I told her, “Neve, I’ve thought it through. I’ve made up my mind. And I’m sorry, but I’m not going to do it.”

If I live to be a million, I will never forget the look in her face when I said that. She was stunned. I really think she thought she would convince me in the end, and to be fair she had me at one point. But as the realization came that I wasn’t going, she had this unforgettable look in her face.

I could see this little tear starting in the corner of her left eye. But behind that tear, was a look of shear fucking resentment. It was as if her heart stopped beating and her lungs stopped breathing. Her body never moved, her head never moved. She was not scowling. She just stared at me with a look of pure hatred. You could feel the heat of burning anger radiating off her body. I’m certain that if she had a handgun she would have put the barrel to my head, dropped me with a bullet and not even blinked.

When she finally did speak, her exact words to me were, “Even if it means you’ll never see me again?”

I pleaded with her not to make it an all or nothing ultimatum. I said there’s no reason we can’t still write to each other, talk on the phone, when I get older and get a driver’s license…..

She cut me off mid-sentence and said, “M no! I told you. This is going to be a serious commitment for me. I’ll be too busy on evenings and weekends practicing and training for ballet to have any time for you. If you’re not going to do this I will never see you again.”

When she said that, I got genuinely scared for the first time. Up until then she had only hinted that I may not see her again. Now she had dug in her heals for the first time. Like I said before, those Campbell kids cannot lie. If they say something will happen, it will happen. And even though I knew that ‘never see you again’ is not what she really wanted, I was certain that would be the result, because to do otherwise would mean she lied.

I begged her not to cut me out of her life completely, but she was hurt. She was angry. She had gone to all the trouble of convincing her dad to pay for me. She had spent a week or two bending over backwards and forwards to convince me how much it would mean to her for me to go. And she was not about to show me any mercy whatsoever. To a nine-year-old girl it must have seemed like there was only one valid reason not to go and that is that I didn’t really care about her.

Neve, I want you to know that you could not have been more wrong. Your decision to cut me out of your life back then destroyed me.

All I could do was apologize, and then she broke down and started to cry. Classic me, I didn’t want her to see me cry so I simply walked away. I think I got about 5 steps before I started balling.

From that point on everywhere I walked, everywhere I went, everything reminded me of her. We had already spent a day walking around the school yard recounting five years worth of memories. As I walked away, I tried to avoid groups of people not wanting anyone to see me cry. I turned the corner at the end of the school where the library was, which is also where I used to wait with her after school for her dad to pick her up.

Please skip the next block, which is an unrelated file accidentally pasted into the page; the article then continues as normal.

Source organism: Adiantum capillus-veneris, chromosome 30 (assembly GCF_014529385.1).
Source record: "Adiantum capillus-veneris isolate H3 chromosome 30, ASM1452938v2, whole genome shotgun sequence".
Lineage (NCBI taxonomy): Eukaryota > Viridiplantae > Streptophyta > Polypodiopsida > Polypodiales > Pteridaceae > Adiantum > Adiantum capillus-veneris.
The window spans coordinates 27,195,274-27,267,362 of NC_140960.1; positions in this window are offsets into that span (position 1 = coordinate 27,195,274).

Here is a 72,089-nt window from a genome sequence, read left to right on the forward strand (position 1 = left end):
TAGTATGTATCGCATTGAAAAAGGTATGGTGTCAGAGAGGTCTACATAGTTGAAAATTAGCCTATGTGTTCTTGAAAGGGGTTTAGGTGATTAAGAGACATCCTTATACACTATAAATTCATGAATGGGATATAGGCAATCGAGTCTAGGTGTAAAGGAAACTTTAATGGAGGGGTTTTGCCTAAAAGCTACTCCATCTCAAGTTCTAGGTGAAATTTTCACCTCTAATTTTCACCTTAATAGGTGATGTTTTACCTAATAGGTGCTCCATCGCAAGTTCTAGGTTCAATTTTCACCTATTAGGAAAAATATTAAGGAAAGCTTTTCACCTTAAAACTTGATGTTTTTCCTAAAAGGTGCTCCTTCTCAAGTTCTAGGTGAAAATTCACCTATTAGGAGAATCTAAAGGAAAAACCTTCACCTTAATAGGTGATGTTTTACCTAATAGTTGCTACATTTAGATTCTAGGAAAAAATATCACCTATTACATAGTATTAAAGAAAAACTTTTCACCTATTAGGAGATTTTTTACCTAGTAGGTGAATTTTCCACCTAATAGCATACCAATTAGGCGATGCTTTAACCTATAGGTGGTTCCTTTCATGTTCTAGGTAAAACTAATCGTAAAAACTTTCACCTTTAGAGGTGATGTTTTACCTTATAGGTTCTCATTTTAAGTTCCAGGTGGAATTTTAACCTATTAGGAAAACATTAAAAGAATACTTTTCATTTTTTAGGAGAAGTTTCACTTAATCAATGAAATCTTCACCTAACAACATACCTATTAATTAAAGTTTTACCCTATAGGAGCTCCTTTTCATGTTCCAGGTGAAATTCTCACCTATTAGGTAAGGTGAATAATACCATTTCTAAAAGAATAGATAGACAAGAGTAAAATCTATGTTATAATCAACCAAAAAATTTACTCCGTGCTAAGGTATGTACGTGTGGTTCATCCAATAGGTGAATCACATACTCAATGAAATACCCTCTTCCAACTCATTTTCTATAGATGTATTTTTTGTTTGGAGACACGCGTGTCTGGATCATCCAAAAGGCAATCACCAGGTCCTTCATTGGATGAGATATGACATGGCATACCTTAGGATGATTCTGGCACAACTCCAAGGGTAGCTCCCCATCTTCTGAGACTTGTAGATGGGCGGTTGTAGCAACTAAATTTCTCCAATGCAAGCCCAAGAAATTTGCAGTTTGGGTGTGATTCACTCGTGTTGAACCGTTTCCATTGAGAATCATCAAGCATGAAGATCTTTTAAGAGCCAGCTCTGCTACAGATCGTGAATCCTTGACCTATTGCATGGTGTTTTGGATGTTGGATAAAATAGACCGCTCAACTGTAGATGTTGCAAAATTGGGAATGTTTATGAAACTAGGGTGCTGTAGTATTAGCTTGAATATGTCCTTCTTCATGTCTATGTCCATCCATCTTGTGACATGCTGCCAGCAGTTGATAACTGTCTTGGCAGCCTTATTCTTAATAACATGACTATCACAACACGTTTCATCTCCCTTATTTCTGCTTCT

Finally I just walked inside the school even though it was recess and everyone was supposed to be outside. The first two doors on the left side of the hall both led to our kindergarten class. The library was on the right. I stood in the second doorway looking into our kindergarten class which was now empty. In a corner of that room was the play area. The same wooden blocks and cardboard bricks were still there.

Looking into that classroom brought home to me just how much I hated going to school. I just stood in that doorway by myself crying. I never wanted to learn. All I ever wanted to do was find Neve and play house.

I made so much noise crying in the hallway that eventually the librarian came out of the library. She snuck up on me from behind and asked me what was wrong. I tried to answer her, but I couldn’t even speak. After trying unsuccessfully to get me to talk she asked if I wanted her to walk me to the office. I nodded, yes.

As we walked to the office, I remember a girl from our class came inside the door that was across from our grade 4 class. I don’t remember which girl it was, but I do remember her asking me if I was okay. I tried to reply to her too, but I couldn’t speak. I ended up walking right past her without answering and I felt bad about doing that.

When we got to the office, the office secretary tried getting out of me what was wrong. I still couldn’t talk. I was just crying too hard. The librarian and the office secretary talked about what may have happened to me. I had no cuts or scrapes. My clothing wasn’t ripped. It was obvious to both of them that I was not physically injured, but I was badly messed up. Finally the office secretary asked me if she should call home. I nodded, yes again.

Not long after that I remember my mother picking me up from school. The office secretary couldn’t say what was wrong with me. She didn’t know. But she did make the point that I was not physically injured, so it must be an emotional pain. On the car ride home my mom started asking me what was wrong. I finally had my voice back and all I could say was, “I don’t want to go back to that school next year.”

She kept prodding me to find out why, but I just kept repeating, “I don’t want to go back to that school next year.”

As we drove down Erin Mills Parkway, approaching the forest on the right at Britannia, she asked if someone touched me. That really, really, really pissed me off. Here’s my mother now thinking I’ve been molested. I went off on her, screaming like I never have before.

“No, it’s nothing like that! I just don’t want to go back to that school anymore!”

Both my parents spent much of that summer thinking I had been molested, and they wouldn’t let the subject drop. I don’t believe I ever told them what really happened, but they really did not want me to drop French immersion. They thought it would be good for my future.

I also suspect they didn’t want to have to invest the time and effort to transfer me out of that school, fill out forms, and get school records transferred over, especially if it would be less effort for them to talk me out of my decision. It was only the fact that I spent much of that summer crying, from the time I woke up until the time I went to bed, that they finally relented and transferred me out.

The next day in class Neve wouldn’t even talk to me. She ignored me like I didn’t exist. My best friend for years and now she was treating me like Suzy Merk.

I was devastated.

Then the school year ended.

Rumor has it that Neve went back to Vista the following September to visit the class, but if she was looking for me, I wasn't there.

The next year I started grade 5 at Settlers Green.